Nancy fugate woods

Nancy Woods, PhD, RN, FAAN

Nancy Woods is a legend in nursing – locally, nation­ally and inter­na­tion­ally. In fact, she was named a Living Legend” by the American Academy of Nursing in 2017. The recog­ni­tion came after decades of research, teaching and leader­ship that have shaped not only the practice of nursing, but also the educa­tion and careers of legions of nurses.

Woods has had a sustained impact on nursing science through her individual program of research in women’s health and through insti­tu­tional leader­ship and advocacy that helped estab­lish the National Center and then National Insti­tute of Nursing Research. In her time as Dean of the Univer­sity of Washington School of Nursing, Woods launched the first Doctor of Nursing Practice degree program on the West Coast, advanced equity and inclu­sion, and led the School of Nursing the number 1 in the nation in U.S. News & World Report’s rankings.

Woods’ nursing career in the State of Washington started as a staff nurse at the Univer­sity of Washington Hospital, during graduate school. She earned her Master of Nursing from the Univer­sity of Washington in 1969. She also holds a Ph.D. in Epidemi­ology from the Univer­sity of North Carolina, Chapel Hill.

Woods joined the faculty of the UW School of Nursing in 1978 and held numerous leader­ship positions in addition to teaching physi­o­log­ical nursing, family and child nursing and biobe­hav­ioral nursing. Her leader­ship positions included Director of the Office of Nursing Research Facil­i­ta­tion, Chair of the Depart­ment of Parent and Child Nursing, Director of the Women’s Health Nursing Research Training Program, Director of the Center for Women’s Health Research, Associate Dean for Research and, finally, Dean of the School.

During her Deanship, Woods publicly apolo­gized for the school’s history of failing to adequately support and admit African American students and other students from under­rep­re­sented backgrounds and support their efforts to complete their educa­tion. She used this apology to not only recog­nize the pain of the past, but to be a catalyst for action. The funding sources and academic oppor­tu­ni­ties she created have increased the number of under­rep­re­sented students in doctoral programs and fellow­ships. After her Deanship, she served as the Interim Dean for Diver­sity, Equity and Inclu­sion, leading the devel­op­ment and expan­sion of her earlier work.

Throughout her tenure as Dean, Woods served as a nursing repre­sen­ta­tive on many federal agencies. She was a leader­ship member of the Advisory Committee on Women’s Health in the National Insti­tutes of Health Office of Women’s Health Research. Her leader­ship on the VA National Committee for Geriatric and Research helped foster the expan­sion of nurses at local and national levels to impact services in the Depart­ment of Veterans Affairs. Woods also served as Presi­dent of the American Academy of Nursing, the North American Menopause Society and the Society for Menstrual Research.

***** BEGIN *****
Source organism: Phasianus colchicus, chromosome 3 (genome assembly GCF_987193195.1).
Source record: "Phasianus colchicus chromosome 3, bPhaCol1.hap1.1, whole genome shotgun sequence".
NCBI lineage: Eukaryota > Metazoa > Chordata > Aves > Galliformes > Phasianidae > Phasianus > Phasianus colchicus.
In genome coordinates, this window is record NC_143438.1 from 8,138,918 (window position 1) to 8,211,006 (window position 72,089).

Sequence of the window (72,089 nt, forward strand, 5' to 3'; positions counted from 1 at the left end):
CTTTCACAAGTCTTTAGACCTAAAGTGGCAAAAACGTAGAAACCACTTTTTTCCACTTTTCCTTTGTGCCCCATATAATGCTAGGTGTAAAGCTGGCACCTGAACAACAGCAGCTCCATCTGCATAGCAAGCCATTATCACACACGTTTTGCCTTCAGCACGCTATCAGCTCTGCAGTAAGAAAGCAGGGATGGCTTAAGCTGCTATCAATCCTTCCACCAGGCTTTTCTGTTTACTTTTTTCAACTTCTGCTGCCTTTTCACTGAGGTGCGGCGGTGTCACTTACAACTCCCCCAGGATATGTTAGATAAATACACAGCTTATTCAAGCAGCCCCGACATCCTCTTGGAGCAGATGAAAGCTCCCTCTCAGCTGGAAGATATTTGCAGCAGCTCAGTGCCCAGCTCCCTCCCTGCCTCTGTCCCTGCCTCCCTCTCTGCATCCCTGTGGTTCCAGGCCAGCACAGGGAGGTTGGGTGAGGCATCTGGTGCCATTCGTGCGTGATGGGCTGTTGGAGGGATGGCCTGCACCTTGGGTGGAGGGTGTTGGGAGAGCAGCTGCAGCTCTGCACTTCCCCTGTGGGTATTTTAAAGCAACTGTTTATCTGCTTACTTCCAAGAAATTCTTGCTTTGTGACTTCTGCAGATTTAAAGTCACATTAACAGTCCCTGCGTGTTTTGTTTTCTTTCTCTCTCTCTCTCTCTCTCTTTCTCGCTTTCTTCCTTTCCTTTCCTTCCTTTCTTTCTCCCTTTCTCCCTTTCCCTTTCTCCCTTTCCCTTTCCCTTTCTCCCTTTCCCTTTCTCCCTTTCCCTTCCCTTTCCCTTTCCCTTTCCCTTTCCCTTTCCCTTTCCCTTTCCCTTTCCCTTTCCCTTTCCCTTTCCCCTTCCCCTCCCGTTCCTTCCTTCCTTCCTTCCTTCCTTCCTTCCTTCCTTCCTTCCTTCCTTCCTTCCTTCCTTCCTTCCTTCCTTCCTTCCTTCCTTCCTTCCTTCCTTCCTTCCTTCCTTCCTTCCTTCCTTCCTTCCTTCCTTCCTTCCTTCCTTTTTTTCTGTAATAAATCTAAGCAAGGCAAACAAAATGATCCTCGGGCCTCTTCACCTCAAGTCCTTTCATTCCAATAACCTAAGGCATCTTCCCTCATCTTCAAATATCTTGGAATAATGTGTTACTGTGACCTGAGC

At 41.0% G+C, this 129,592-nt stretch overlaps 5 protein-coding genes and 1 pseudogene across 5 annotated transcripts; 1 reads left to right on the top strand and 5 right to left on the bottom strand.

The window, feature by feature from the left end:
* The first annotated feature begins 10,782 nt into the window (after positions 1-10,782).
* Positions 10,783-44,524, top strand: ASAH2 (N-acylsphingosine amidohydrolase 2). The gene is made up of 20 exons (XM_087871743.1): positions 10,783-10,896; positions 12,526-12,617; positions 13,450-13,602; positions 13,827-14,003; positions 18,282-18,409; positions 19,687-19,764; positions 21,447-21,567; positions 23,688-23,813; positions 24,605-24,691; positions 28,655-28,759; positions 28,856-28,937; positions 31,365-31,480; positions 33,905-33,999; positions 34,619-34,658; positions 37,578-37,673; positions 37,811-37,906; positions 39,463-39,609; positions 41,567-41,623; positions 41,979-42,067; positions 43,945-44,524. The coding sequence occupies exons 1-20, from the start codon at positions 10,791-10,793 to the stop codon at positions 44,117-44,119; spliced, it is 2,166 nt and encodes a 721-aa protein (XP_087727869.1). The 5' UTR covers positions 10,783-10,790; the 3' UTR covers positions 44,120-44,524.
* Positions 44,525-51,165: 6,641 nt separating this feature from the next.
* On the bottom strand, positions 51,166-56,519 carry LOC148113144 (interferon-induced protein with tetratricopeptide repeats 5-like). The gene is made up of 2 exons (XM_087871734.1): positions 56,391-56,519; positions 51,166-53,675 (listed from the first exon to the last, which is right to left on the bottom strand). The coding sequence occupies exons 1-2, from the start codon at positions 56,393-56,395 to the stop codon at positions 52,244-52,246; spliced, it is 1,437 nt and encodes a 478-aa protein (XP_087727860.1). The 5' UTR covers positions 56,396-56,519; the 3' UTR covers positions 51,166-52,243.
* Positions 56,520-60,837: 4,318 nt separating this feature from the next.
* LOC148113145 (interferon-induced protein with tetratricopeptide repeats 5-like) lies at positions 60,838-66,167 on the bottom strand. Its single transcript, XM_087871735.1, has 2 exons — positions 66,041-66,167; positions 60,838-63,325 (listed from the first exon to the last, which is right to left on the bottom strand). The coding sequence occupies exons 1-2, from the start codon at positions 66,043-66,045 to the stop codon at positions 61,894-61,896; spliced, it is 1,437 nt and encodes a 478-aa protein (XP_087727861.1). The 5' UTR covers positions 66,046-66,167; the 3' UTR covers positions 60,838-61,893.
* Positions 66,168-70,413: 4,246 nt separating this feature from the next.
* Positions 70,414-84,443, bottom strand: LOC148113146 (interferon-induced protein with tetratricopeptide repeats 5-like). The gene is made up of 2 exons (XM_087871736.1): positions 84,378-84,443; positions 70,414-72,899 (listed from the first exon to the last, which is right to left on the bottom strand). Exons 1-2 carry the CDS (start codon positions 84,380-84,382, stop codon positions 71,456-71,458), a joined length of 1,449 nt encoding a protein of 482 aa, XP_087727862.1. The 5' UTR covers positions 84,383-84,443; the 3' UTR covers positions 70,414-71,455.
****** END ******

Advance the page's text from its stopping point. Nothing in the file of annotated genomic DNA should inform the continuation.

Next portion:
Woods is known for her leader­ship and research in women’s health throughout the world. She, in collab­o­ra­tion with colleagues, conducted the first preva­lence study of perimen­strual symptoms in the U.S. and subse­quently identi­fied a variety of symptom patterns women experi­enced across the menstrual cycle. Her ground­breaking work in women’s health, led to the estab­lish­ment of the first NIH-funded Center for Women’s Health Research at Univer­sity of Washington School of Nursing.

With Ellen Mitchell, Woods estab­lished the Seattle Midlife Women’s Health Study, a longi­tu­dinal study of women during the menopausal transi­tion and early post-menopause, which involved recruiting over 500 women, some of whom were followed for up to 25 years. Woods is an inves­ti­gator for the Women’s Health Study, studying both frailty and aging in this large popula­tion, and for the MsFLASH study of symptom manage­ment approaches for hot flashes and related symptoms.

Woods has published more than 300 articles as an individual and in collab­o­ra­tion with other profes­sionals. She has received numerous awards and recog­ni­tions, including five honorary doctoral degrees from univer­si­ties in the United States and other countries. In addition to being named a Living Legend by the American Academy of Nursing, Woods’ honors include the Distin­guished Contri­bu­tion to Nursing Science Award from the American Nurses Founda­tion in 1992, the Distin­guished Contri­bu­tion to Women’s Health Award from the American Psycho­log­ical Associ­a­tion in 1994, the Pathfinder Award from the Friends of the National Insti­tute for Nursing Research in 2003 and the Trail­blazer Award from the United States Depart­ment of Health and Human Services, Office of Women’s Health in 2016.

In so many ways, Wood’s contri­bu­tions to nursing science, research, practice and educa­tion will extend far beyond her lifetime.